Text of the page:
5 Crucial Steps to Max Your Social Security Payouts

Social Security is a valuable resource for many Americans, providing financial support in retirement or in the event of disability.

However, many people don’t fully understand how to maximize their Social Security payment.

In this article, we’ll cover five steps you can take to ensure you’re getting the most out of your Social Security benefits.

First, understand your benefits

The first step to maximizing your Social Security payment is to understand what benefits you’re entitled to.

Your benefits are based on your work history, with higher earners receiving higher benefits. You can view your estimated benefits by creating an account on the Social Security website, or by reviewing your annual Social Security statement.

Delay your claim

One of the most effective ways to maximize your Social Security payment is to delay your claim.

While you can start receiving benefits as early as age 62, your payment will be reduced if you claim early. By delaying your claim until your full retirement age (between 66 and 67, depending on your birth year), you can receive your full benefit amount.

If you wait even longer, until age 70, you can receive even higher benefits.

Coordinate with your spouse

If you’re married, you may be able to coordinate your Social Security benefits with your spouse to maximize your payment.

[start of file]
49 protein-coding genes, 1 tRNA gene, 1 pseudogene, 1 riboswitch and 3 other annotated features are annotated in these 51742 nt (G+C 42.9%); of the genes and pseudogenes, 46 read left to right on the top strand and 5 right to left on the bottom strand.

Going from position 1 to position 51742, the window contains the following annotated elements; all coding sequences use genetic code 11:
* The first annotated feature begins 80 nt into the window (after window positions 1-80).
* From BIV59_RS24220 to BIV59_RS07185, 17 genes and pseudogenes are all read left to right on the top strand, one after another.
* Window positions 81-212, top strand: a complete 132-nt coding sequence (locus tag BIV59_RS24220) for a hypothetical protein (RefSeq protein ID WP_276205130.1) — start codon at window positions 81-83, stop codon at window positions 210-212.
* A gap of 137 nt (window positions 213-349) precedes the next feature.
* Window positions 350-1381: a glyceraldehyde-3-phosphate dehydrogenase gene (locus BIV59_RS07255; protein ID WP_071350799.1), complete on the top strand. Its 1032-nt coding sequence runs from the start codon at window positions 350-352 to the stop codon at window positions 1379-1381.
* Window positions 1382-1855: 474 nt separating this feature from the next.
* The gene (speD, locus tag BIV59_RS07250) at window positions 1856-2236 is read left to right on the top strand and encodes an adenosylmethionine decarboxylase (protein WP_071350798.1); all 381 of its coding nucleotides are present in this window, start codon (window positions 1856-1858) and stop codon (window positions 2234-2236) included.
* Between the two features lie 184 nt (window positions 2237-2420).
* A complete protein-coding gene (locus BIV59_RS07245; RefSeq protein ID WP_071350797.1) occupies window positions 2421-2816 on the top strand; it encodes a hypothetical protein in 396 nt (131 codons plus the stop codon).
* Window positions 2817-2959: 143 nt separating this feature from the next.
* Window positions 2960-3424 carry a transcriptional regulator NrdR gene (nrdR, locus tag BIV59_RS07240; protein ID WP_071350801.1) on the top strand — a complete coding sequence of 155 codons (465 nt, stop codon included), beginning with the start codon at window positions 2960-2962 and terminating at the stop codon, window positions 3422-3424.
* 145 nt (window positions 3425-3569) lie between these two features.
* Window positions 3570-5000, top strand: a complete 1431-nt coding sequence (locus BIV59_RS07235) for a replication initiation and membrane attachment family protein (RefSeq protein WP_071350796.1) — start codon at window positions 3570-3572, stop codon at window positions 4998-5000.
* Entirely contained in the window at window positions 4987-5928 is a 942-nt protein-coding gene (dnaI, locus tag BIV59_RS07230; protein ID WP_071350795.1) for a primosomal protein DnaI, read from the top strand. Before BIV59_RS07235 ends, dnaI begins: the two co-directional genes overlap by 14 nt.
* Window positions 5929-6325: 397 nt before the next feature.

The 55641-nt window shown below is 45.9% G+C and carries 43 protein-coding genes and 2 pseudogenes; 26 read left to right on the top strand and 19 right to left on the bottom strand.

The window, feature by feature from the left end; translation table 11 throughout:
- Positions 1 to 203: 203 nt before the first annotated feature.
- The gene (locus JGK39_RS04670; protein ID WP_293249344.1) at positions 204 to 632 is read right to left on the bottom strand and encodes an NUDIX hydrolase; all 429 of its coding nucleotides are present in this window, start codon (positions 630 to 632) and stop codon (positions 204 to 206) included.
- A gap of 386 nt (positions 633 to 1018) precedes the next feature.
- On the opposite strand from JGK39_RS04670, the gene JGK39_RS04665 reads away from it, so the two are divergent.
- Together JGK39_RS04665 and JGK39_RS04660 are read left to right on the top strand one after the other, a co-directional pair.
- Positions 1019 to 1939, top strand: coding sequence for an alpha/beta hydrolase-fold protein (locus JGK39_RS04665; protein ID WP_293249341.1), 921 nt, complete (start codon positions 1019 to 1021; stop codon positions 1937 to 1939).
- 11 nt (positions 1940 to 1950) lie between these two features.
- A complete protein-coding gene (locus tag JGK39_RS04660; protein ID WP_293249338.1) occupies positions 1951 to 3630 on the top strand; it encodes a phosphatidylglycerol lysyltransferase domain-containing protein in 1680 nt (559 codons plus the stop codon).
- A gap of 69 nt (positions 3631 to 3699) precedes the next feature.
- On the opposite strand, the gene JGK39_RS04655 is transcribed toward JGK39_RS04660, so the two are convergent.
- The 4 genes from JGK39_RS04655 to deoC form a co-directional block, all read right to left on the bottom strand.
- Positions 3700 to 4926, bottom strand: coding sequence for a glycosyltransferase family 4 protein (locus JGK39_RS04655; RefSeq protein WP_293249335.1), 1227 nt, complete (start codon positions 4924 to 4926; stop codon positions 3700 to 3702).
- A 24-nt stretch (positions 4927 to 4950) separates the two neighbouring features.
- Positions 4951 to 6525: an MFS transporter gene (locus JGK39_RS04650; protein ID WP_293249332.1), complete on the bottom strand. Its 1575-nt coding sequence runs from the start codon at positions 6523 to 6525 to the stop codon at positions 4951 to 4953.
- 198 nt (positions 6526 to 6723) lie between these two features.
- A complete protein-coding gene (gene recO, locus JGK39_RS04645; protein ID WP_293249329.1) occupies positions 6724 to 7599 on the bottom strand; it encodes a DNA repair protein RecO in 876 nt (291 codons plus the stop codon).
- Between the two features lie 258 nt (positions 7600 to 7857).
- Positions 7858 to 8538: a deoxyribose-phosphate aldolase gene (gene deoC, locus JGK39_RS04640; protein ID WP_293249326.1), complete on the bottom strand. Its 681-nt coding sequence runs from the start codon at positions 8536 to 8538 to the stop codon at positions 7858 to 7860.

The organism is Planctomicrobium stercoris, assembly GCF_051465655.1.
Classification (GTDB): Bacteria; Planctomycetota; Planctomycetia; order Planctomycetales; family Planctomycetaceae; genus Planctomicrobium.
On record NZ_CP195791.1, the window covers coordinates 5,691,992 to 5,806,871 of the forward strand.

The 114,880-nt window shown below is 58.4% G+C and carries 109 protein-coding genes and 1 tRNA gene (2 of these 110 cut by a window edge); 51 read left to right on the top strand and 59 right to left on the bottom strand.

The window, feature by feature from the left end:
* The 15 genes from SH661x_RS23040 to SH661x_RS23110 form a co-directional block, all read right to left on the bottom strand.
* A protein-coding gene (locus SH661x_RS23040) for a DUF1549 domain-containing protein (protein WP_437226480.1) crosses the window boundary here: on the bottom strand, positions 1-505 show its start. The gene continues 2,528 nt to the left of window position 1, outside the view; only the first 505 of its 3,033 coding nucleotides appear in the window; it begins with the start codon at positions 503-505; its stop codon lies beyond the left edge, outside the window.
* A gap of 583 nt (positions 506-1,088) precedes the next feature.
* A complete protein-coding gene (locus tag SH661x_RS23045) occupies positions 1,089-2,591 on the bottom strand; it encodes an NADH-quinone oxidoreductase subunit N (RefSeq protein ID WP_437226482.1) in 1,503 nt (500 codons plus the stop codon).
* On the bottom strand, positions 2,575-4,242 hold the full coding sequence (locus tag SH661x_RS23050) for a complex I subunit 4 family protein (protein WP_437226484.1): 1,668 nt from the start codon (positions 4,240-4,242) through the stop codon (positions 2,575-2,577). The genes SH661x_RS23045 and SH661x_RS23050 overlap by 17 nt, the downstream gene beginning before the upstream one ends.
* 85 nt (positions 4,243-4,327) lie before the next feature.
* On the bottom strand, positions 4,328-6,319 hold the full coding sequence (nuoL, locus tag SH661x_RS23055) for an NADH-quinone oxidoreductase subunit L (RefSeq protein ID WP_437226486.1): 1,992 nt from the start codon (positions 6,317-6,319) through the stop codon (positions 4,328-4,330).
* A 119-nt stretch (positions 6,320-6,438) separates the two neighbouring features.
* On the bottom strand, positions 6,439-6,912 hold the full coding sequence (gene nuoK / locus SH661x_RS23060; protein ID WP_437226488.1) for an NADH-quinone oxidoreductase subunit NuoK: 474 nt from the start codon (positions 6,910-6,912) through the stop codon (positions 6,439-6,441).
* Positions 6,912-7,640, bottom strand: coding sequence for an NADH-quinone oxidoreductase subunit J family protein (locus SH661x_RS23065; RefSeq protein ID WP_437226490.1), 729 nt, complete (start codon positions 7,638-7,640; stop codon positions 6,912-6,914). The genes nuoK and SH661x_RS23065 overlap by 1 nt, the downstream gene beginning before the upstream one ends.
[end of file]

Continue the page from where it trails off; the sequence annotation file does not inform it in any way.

This is especially true if one spouse earned significantly more than the other. For example, the lower-earning spouse may be able to claim spousal benefits, which can be up to 50% of the higher-earning spouse’s benefit amount.

If he or she worked they would receive the higher of two amounts, either their regular Social Security benefit or half of your benefit.

Maximize your earnings

Your Social Security benefits are based on your earnings history, so maximizing your earnings can help increase your payment.

This can include working longer to increase your income, or taking steps to increase your income during your working years, such as pursuing education or training to advance your career.

If you have one or more years of very low or zero income, consider working beyond the 35 years required to get your maximum payment. Adding additional years past the 35th year eliminates the zero years in your final benefit calculation.

Minimize taxes

Finally, it’s important to minimize taxes on your Social Security benefits.

Depending on your income, up to 85% of your benefits may be subject to taxes. Some states also tax Social Security income.

One way to minimize taxes is to manage your income in retirement.

For example, if you have retirement savings, you may be able to withdraw from those accounts in a tax-efficient manner to reduce your overall tax burden.